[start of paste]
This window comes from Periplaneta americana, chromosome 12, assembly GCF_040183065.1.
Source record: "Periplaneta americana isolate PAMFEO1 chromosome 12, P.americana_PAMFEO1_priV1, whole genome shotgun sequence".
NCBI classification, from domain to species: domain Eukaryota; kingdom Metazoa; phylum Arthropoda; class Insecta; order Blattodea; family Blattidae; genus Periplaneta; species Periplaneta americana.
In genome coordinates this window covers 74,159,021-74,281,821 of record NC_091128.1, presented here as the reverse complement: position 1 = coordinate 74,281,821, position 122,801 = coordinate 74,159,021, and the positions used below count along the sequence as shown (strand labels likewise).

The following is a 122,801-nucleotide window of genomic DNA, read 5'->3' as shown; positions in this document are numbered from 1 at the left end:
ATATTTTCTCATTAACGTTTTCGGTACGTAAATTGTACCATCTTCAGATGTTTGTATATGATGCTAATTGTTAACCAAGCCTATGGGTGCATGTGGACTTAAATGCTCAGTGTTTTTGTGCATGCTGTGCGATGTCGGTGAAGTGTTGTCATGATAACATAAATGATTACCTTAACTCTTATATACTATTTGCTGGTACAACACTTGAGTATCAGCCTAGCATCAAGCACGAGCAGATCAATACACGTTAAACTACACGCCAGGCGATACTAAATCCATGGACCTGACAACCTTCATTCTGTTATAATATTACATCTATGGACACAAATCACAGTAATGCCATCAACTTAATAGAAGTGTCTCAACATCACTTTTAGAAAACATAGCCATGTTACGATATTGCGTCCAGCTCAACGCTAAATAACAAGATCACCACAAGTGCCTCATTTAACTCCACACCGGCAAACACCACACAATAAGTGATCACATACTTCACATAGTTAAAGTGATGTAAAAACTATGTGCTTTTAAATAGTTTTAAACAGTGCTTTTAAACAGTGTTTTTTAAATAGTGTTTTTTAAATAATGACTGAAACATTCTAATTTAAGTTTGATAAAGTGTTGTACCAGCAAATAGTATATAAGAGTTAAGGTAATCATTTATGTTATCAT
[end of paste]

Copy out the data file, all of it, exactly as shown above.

This window comes from Periplaneta americana, chromosome 12, assembly GCF_040183065.1.
Source record: "Periplaneta americana isolate PAMFEO1 chromosome 12, P.americana_PAMFEO1_priV1, whole genome shotgun sequence".
NCBI classification, from domain to species: domain Eukaryota; kingdom Metazoa; phylum Arthropoda; class Insecta; order Blattodea; family Blattidae; genus Periplaneta; species Periplaneta americana.
In genome coordinates this window covers 74,159,021-74,281,821 of record NC_091128.1, presented here as the reverse complement: position 1 = coordinate 74,281,821, position 122,801 = coordinate 74,159,021, and the positions used below count along the sequence as shown (strand labels likewise).

The following is a 122,801-nucleotide window of genomic DNA, read 5'->3' as shown; positions in this document are numbered from 1 at the left end:
ATATTTTCTCATTAACGTTTTCGGTACGTAAATTGTACCATCTTCAGATGTTTGTATATGATGCTAATTGTTAACCAAGCCTATGGGTGCATGTGGACTTAAATGCTCAGTGTTTTTGTGCATGCTGTGCGATGTCGGTGAAGTGTTGTCATGATAACATAAATGATTACCTTAACTCTTATATACTATTTGCTGGTACAACACTTGAGTATCAGCCTAGCATCAAGCACGAGCAGATCAATACACGTTAAACTACACGCCAGGCGATACTAAATCCATGGACCTGACAACCTTCATTCTGTTATAATATTACATCTATGGACACAAATCACAGTAATGCCATCAACTTAATAGAAGTGTCTCAACATCACTTTTAGAAAACATAGCCATGTTACGATATTGCGTCCAGCTCAACGCTAAATAACAAGATCACCACAAGTGCCTCATTTAACTCCACACCGGCAAACACCACACAATAAGTGATCACATACTTCACATAGTTAAAGTGATGTAAAAACTATGTGCTTTTAAATAGTTTTAAACAGTGCTTTTAAACAGTGTTTTTTAAATAGTGTTTTTTAAATAATGACTGAAACATTCTAATTTAAGTTTGATAAAGTGTTGTACCAGCAAATAGTATATAAGAGTTAAGGTAATCATTTATGTTATCAT